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Charles W. Briles

Charles W. Briles. B. Lit. The president of the East Central State Normal School of Oklahoma is naturally one of the prominent and influential figures in connection with educational affairs in this commonwealth and such official preferment as is his attests fully his high scholarship and his executive and constructive ability. Coming to the West as a young man recently graduated in the University of North Carolina, Mr. Briles initiated his pedagogic career as a teacher in an obscure rural school in Northern Texas, but not for him was long continued service in such capacity, for his ambition and talent fitted him for broader activities in his chosen profession, and his advancement has been consecutive and well merited. He has done most effective constructive work in his present position, has been a resident of Oklahoma since 1905 and is known and honored as one of the leading forces in educational activities in the state of his adoption, the admirable institution of which he is the executive head being located at Ada, the judicial center of Pontotoc County.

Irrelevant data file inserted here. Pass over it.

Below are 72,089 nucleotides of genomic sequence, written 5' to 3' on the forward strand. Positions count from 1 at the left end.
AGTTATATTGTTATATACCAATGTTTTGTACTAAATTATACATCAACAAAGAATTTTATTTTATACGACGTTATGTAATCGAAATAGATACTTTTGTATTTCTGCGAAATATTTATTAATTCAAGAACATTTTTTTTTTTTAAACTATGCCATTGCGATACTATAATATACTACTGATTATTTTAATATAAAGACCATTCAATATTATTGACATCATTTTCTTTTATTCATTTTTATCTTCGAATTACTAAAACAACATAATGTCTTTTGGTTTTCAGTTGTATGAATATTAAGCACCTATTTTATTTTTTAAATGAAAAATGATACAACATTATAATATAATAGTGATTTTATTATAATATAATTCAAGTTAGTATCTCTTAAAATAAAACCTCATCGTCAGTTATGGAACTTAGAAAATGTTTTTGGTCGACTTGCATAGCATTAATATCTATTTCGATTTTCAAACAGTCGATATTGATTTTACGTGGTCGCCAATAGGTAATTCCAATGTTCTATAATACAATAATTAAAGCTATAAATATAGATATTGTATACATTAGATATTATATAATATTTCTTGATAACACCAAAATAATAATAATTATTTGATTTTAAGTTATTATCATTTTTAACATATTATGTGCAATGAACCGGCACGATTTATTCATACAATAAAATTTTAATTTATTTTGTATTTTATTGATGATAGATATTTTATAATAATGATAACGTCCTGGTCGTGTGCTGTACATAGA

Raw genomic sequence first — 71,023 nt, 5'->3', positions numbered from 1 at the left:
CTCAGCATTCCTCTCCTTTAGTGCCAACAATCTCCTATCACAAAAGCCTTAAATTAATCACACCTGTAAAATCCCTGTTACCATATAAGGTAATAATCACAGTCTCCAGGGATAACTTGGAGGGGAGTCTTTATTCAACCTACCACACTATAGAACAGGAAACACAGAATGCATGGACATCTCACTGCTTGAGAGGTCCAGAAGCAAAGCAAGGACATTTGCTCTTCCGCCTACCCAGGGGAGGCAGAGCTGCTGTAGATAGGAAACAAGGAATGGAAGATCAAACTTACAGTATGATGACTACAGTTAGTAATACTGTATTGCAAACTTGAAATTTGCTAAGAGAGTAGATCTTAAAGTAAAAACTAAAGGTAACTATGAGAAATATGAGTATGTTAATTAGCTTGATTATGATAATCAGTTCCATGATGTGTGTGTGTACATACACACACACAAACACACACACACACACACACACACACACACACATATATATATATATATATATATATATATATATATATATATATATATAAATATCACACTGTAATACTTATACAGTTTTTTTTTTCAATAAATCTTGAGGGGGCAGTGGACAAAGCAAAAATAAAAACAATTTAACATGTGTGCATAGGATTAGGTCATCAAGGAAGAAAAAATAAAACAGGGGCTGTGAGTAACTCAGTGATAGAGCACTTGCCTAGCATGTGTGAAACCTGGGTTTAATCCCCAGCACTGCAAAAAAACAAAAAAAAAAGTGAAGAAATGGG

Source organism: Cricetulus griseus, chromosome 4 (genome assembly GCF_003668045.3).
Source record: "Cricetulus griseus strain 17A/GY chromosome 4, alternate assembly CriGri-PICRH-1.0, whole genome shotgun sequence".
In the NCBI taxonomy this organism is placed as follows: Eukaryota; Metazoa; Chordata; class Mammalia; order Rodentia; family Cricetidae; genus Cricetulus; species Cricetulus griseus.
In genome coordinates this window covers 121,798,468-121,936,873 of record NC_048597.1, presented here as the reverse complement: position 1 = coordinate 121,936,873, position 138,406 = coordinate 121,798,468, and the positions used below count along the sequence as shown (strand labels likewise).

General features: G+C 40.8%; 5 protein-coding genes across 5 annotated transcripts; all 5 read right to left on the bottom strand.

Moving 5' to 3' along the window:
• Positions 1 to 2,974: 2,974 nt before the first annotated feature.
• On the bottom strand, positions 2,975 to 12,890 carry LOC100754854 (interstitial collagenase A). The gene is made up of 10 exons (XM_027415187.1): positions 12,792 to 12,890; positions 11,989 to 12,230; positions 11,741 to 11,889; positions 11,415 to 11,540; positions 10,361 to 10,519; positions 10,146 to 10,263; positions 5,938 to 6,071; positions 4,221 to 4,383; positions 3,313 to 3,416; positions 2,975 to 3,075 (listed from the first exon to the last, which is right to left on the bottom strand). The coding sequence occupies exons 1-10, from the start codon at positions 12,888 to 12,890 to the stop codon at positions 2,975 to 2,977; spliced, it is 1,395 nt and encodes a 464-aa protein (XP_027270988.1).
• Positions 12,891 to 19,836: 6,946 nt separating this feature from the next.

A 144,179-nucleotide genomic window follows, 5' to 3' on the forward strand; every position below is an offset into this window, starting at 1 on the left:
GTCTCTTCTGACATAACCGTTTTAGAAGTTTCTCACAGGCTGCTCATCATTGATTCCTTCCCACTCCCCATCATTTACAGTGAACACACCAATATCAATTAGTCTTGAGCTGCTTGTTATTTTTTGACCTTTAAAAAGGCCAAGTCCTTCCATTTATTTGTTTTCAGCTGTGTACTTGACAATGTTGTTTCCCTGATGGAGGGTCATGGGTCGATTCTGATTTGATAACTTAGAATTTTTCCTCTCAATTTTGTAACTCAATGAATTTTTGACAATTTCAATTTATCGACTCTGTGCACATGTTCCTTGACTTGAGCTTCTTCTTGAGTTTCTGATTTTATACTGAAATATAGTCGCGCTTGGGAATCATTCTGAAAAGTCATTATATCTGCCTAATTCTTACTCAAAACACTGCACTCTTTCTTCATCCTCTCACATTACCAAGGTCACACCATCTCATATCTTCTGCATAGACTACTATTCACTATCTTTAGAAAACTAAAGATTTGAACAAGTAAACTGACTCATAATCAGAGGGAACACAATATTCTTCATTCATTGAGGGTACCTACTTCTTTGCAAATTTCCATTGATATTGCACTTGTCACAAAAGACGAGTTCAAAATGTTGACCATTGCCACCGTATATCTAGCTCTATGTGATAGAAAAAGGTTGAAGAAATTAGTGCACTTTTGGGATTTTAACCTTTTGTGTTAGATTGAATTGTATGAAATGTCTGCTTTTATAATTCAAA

Professor Briles was born in Davidson County, North Carolina, in the year 1873, and is a son of Millard Fillmore Briles and Sallie (Lopp) Briles. His ancestors were of sturdy Holland Dutch stock and his forebears in the agnatic lines settled in North Carolina shortly after the close of the War of the Revolution, the maternal ancestors having become residents of Pennsylvania in 1778. The father of President Briles has been identified with the great basic industry of agriculture from his youth to the present time and he and his wife still reside on the ancestral homestead farm of the Briles family, the place where his great-grandfather settled shortly after the close of the Revolution. On this farm is an historic graveyard which the North Carolina Historical Society believes to contain the bodies of the members of celebrated Croiton Colony that was lost early in the settlement of the state. Excavations have been made under the direction of the historical society and the remains of white persons have been found, this fact lending credibility to the presumption that here was the resting place of the historic lost colony, whose representatives may have succumbed during some epidemic scourge or may have suffered practical obliteration at the hands of Indians.
The early education of Professor Briles was acquired in the public schools of his native state and in the furtherance of his higher academic education he was fortunate in being able to avail himself of the provisions of a college-loan fund established by an honored philanthropist named Deems, of New York City, his own financial resources having been virtually none, so that he was favored in being accorded the reinforcement demanded in the achievement of his ambitious purpose. As a member of the class of 1896 he was graduated in the University of North Carolina, with the degree of Bachelor of Letters, his having been the one hundred and first class to be graduated in that institution.